Oceana recommends that the U.S. begin to transition away from offshore fossil fuel development now, by taking the following positive steps:

  • Eliminate federal subsidies for fossil fuels and re-direct those federal funds to renewable energy development and energy efficiency programs.
  • Stop all new offshore drilling for oil and gas, to prevent future spills and reduce competition for resources and professional expertise. Such competition will slow the development of offshore wind power.
  • Ban new oil and gas development in previously protected areas in the Atlantic Ocean, where renewable energy is more cost effective.
  • Stop any new oil and gas development in the Arctic Ocean, until and unless independent science demonstrates that it will not impact marine ecosystems and demonstrates that sufficient spill response capabilities exist in those areas.
  • Prioritize the leasing of installation ships for wind turbine installation.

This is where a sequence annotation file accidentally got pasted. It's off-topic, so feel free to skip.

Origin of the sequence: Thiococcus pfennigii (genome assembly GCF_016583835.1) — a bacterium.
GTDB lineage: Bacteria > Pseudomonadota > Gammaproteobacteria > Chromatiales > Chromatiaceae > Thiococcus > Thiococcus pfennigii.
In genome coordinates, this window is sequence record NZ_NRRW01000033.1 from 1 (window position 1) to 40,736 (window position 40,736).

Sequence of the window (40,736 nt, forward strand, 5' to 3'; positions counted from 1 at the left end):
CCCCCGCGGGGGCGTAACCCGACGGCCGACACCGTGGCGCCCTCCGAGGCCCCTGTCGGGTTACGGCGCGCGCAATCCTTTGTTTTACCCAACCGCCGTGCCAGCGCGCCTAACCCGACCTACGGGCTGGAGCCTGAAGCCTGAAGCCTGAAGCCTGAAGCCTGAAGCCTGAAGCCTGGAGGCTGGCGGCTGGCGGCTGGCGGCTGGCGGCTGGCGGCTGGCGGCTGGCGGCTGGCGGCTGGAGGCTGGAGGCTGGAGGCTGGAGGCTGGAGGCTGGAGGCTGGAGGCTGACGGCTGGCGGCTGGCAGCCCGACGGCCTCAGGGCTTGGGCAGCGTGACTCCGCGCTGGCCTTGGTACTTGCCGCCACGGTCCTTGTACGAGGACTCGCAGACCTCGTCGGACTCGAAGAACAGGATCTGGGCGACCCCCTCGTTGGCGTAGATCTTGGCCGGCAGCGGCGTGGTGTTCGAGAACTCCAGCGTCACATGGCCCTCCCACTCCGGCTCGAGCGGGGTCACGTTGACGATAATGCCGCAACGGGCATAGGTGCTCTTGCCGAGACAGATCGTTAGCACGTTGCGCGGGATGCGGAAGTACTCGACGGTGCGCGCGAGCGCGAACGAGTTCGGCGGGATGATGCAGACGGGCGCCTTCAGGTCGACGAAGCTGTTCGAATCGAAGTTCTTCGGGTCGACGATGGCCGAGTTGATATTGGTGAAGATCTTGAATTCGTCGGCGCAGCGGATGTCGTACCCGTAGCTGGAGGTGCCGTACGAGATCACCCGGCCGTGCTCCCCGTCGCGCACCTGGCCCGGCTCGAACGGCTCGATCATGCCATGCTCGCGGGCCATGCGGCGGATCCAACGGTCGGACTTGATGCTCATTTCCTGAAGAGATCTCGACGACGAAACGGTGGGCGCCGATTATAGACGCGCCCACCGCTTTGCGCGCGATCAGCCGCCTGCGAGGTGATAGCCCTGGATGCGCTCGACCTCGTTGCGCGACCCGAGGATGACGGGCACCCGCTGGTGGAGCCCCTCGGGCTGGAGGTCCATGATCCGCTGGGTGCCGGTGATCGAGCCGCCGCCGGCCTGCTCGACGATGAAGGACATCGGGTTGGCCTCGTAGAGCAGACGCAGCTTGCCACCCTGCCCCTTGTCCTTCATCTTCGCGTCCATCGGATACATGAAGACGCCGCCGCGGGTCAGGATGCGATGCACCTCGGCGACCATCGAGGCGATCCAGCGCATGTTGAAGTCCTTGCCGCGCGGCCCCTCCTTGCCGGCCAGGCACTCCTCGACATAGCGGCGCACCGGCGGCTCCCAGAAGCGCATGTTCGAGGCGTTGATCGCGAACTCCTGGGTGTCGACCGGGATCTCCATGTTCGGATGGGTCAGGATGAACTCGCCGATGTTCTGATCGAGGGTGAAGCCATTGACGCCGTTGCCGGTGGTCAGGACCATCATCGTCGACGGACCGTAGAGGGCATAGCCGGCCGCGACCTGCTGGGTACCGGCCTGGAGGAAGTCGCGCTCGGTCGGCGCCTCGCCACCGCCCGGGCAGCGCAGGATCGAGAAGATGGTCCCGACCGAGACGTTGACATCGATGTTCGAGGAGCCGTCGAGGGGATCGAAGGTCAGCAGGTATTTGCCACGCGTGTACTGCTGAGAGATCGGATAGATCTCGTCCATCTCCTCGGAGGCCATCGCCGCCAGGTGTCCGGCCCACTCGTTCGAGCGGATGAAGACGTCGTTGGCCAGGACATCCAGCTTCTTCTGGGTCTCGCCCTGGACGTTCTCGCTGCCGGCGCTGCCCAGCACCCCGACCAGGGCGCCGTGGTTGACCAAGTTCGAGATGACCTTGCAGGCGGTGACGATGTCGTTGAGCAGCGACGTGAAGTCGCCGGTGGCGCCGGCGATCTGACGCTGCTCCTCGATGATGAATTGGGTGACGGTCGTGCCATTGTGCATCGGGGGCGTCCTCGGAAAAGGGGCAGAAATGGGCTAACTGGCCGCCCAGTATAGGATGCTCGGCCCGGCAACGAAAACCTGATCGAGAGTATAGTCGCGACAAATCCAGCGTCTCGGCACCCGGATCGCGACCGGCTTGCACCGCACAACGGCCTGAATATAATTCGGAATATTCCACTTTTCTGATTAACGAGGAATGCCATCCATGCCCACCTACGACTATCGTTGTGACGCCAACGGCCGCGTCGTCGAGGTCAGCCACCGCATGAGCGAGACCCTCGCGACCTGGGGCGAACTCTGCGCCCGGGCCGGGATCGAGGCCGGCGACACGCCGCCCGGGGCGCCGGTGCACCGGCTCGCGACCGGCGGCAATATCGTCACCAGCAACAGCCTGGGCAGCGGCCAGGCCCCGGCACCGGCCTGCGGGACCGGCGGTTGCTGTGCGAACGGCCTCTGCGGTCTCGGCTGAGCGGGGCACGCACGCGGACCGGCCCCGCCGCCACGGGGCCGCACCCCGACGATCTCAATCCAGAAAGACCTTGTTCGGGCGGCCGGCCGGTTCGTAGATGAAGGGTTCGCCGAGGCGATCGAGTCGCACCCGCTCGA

• Increase and make permanent the production and investment tax credit for wind energy, outlined in the American Recovery and Reinvestment Tax Act of 2009.
  • Increase and make permanent the Innovative Technology Loan Guarantee Program for opening, expanding or modernizing facilities to manufacture offshore wind turbine components, and extend this program to turbine installation vessel manufacturing.
  • Increase long-term demand for and supply of renewable energy, through a robust Renewable Electricity Standard and Loan Guarantee programs for renewable energy projects, technology manufacturing and training.
  • Accelerate the electrification of the U.S. fleet through incentives to automobile manufacturers and purchasers, while building charging stations and other necessary infrastructure to increase use of electric vehicles.

“Investment in wind power off America’s Atlantic coast would create hundreds of thousands of good jobs and help wean us off oil, while reducing energy costs for consumers. Oceana urges policymakers and private investors to make offshore wind development a priority,” said Savitz.